By Vijay Jayaraj
With ice coverage for July and August remaining above the 10-year average of 2010-20, the extent of summer sea ice in the Arctic has surprised experts who once predicted that such levels would be impossible.
This stands in stark contrast to the dominant climate narrative that predicts the dwindling of summer ice in the Arctic. Some politicians had even claimed that parts of the Arctic would be ice-free by now.
With the seasonal Arctic melt technically over, it is fair to conclude that the extent of ice in the summer of 2022 has been greater than the 10-year average. On most days in July and August, sea-ice levels were above the 10-year average and significantly more than the previous few years.
The Japanese National Institute of Polar Research provides a useful visualization in the graph below. This year’s Arctic sea ice — shown in red — is compared with the 10-year average and the levels of the previous few years, including that of 2012 when ice had reached its lowest of the period tracked.
Data of sea-ice extent in square kilometers in the Arctic Ocean from June 2002 to the present and decadal averages of 1980s, 1990s, 2000s, and 2010s are included.
Source: National Institute of Polar Research, https://ads.nipr.ac.jp/vishop/#/extent
According to the Danish Meteorological Institute, the extent of Arctic sea ice was much greater than the last five years as shown in the nearby graph.
Arctic Sea Ice Extent
Source: Danish Meteorological Institute, http://ocean.dmi.dk/arctic/icecover.uk.php
Summer temperatures in the Arctic remained at levels similar to the 44-year average of 1958-2002, with no marked increase in warming. In the graph, temperature is shown in the Kelvin scale; the horizontal blue line is freezing, or zero degrees Celsius and 32 degrees Fahrenheit.
Daily mean temperature and climate north of the 80th northern parallel as a function of the day of year. Source: Danish Meteorological Institute, http://ocean.dmi.dk/arctic/meant80n.uk.php
Now, here’s the big question: Why were internationally acclaimed climate scientists unable to predict this marked increase in the extent of summer sea ice? Is it because their overall approach is biased toward supporting the theory that carbon dioxide is warming the planet to dangerous levels? Or is it because their models are incapable of predicting future temperatures?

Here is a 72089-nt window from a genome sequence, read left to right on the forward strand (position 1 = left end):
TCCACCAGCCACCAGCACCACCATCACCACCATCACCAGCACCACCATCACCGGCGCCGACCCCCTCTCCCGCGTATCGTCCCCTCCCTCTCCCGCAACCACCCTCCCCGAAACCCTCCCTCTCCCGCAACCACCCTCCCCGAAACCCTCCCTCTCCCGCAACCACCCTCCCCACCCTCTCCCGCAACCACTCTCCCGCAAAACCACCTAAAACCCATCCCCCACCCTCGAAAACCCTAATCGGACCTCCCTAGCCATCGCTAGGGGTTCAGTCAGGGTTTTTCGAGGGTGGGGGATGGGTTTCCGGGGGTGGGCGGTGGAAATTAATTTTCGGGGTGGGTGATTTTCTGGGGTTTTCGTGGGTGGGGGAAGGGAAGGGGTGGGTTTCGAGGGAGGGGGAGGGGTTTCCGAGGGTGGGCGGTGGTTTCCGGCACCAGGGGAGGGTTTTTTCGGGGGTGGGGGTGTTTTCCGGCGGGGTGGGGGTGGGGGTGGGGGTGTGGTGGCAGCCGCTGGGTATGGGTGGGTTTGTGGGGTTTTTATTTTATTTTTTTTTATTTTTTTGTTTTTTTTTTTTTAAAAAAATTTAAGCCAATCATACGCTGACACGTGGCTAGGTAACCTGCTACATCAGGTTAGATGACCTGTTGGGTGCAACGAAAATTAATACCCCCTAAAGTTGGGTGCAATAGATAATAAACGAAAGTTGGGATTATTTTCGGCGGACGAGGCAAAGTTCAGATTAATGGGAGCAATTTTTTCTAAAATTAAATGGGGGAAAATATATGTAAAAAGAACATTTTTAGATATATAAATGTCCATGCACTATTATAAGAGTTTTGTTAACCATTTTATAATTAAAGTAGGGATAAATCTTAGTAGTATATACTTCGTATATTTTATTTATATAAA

The answers must come from the doomsayers themselves. They need to explain why Arctic summer temperatures have been no different from the 44-year average and why summer sea ice is above decadal averages.
Acknowledging that we are yet to understand the complex climate system will undermine the credibility of scientists and political institutions advancing destructive energy policies to address a fantasy of climate catastrophe.
Melting of Arctic ice has been used as a major data point in the justification of restrictive energy policies adopted by many countries. It is ironic — and infuriating — that millions across the world are suffering from high energy prices and blackouts at the same time that Arctic sea ice has been at its greatest extent in five years!
Europe is facing rapidly rising electricity prices and a natural gas shortage. Citizens in the U.S. are experiencing high energy prices as their access to cheap fossil fuels is restricted by government’s infatuation with solar and wind power. China is scampering to reduce blackouts. All this could have been avoided if political leaders had not promoted a false climate emergency.
It makes no sense to force people to live in darkness in the name of climate policy when the policy makers themselves have so little understanding of the planet’s mechanisms of warming and cooling. Acknowledge the infancy of climate science and liberate people from energy tyranny.
Vijay Jayaraj is a Research Associate with the CO2 Coalition, Arlington, Va., and holds a master’s degree in environmental sciences from the University of East Anglia, England. He resides in Bengaluru, India.
This commentary was first published at American Thinker August 30, 2022.
via Watts Up With That?
August 31, 2022 at 08:16AM